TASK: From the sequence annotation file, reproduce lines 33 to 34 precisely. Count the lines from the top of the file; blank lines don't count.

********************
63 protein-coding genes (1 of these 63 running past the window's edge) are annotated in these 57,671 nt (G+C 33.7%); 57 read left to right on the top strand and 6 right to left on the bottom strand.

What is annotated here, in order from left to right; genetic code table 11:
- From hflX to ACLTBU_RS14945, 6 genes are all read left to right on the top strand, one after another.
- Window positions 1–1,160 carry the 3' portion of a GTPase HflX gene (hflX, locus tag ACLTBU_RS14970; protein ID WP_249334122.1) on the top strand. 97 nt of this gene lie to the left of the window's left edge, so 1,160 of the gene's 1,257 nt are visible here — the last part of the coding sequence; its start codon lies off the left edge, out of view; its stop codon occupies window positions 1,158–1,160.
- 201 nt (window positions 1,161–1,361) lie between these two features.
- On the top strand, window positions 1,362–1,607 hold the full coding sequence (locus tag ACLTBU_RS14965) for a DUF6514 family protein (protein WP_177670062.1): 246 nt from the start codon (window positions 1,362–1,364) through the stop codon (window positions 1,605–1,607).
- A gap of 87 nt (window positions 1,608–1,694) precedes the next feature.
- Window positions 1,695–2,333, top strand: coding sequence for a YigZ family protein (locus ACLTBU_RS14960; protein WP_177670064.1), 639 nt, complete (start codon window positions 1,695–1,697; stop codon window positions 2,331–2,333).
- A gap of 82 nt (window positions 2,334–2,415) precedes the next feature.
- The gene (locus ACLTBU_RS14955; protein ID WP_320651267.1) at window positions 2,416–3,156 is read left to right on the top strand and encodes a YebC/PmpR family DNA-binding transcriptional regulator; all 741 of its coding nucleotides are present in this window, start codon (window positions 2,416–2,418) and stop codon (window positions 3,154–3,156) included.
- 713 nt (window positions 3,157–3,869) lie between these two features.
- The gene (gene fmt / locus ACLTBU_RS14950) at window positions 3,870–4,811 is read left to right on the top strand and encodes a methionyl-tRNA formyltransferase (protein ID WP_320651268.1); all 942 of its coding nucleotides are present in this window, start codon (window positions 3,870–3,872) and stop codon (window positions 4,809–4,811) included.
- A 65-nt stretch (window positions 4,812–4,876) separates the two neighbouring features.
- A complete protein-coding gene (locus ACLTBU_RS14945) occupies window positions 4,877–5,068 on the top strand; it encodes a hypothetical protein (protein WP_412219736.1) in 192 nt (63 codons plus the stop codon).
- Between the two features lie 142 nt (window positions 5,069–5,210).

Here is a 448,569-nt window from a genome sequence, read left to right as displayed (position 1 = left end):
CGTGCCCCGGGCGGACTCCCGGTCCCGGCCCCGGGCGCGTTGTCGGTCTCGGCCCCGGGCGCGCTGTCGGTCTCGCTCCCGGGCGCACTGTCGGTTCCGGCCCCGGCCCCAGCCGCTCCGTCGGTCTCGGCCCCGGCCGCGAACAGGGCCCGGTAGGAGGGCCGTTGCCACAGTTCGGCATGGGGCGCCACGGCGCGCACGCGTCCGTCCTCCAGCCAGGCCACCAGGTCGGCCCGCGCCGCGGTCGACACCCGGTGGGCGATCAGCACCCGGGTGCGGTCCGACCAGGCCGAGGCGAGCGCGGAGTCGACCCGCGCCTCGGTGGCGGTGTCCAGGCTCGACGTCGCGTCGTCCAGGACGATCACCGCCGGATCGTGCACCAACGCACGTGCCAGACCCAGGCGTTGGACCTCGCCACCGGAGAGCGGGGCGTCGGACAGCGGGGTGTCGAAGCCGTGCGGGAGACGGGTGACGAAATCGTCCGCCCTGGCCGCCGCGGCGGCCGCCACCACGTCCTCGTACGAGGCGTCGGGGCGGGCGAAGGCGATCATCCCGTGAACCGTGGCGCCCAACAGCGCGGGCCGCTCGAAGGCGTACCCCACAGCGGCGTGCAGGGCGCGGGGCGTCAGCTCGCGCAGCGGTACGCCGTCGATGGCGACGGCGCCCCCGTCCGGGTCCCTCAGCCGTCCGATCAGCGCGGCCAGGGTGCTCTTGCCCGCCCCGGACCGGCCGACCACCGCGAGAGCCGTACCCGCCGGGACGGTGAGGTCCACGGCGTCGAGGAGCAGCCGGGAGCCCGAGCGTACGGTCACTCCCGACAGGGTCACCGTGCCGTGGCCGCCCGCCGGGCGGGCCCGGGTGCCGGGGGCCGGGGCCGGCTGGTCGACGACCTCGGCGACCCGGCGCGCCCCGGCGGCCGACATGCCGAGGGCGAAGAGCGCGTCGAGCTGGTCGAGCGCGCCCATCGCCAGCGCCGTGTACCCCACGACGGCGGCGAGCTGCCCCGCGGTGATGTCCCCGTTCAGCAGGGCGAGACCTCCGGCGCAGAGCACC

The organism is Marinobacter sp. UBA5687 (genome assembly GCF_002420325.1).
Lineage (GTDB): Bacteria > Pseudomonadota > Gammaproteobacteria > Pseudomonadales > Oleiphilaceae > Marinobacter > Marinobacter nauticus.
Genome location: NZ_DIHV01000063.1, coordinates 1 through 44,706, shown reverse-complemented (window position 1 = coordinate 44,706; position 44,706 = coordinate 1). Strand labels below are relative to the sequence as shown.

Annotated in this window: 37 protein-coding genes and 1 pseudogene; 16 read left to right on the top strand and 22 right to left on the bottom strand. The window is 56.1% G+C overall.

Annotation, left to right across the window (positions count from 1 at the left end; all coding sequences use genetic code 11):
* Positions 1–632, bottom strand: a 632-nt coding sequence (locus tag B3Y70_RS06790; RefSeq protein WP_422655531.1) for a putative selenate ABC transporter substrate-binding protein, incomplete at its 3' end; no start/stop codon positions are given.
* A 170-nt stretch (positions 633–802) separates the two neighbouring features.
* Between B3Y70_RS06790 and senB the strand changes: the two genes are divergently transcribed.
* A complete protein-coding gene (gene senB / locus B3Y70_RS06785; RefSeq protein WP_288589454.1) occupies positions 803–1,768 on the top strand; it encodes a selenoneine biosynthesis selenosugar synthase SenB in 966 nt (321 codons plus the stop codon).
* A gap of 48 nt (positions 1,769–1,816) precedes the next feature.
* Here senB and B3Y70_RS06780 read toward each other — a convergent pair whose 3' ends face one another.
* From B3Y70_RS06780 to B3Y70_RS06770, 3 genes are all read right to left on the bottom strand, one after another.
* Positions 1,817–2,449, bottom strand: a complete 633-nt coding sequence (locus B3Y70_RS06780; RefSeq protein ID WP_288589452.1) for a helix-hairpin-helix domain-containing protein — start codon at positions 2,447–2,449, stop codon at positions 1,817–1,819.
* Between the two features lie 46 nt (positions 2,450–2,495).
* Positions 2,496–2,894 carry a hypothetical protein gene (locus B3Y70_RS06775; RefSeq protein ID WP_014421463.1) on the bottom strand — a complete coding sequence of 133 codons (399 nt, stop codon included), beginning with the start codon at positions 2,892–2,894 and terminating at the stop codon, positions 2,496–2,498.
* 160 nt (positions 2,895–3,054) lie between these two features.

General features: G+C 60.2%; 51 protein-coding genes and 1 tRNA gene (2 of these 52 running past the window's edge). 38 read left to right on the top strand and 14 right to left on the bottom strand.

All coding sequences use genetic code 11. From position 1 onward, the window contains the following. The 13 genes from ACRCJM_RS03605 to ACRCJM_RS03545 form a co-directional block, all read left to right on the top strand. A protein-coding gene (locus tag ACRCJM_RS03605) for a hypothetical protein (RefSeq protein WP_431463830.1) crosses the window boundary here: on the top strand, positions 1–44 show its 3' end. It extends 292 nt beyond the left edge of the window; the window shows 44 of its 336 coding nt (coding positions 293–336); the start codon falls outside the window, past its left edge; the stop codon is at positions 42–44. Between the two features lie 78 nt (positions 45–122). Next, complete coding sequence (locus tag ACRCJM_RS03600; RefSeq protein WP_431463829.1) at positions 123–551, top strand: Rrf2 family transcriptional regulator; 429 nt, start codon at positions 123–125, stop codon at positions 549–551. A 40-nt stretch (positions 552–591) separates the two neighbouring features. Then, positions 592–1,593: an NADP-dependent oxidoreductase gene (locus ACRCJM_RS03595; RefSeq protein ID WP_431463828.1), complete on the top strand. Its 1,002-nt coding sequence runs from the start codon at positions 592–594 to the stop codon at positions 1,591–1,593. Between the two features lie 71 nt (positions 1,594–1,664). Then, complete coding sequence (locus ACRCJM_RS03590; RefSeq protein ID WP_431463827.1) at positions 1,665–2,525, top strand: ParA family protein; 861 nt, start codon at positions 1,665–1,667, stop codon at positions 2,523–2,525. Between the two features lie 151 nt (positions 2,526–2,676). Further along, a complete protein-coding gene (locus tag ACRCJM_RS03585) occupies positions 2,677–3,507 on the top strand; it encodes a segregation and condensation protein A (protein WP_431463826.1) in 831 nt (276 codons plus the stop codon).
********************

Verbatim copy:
* 160 nt (positions 2,895–3,054) lie between these two features.

General features: G+C 60.2%; 51 protein-coding genes and 1 tRNA gene (2 of these 52 running past the window's edge). 38 read left to right on the top strand and 14 right to left on the bottom strand.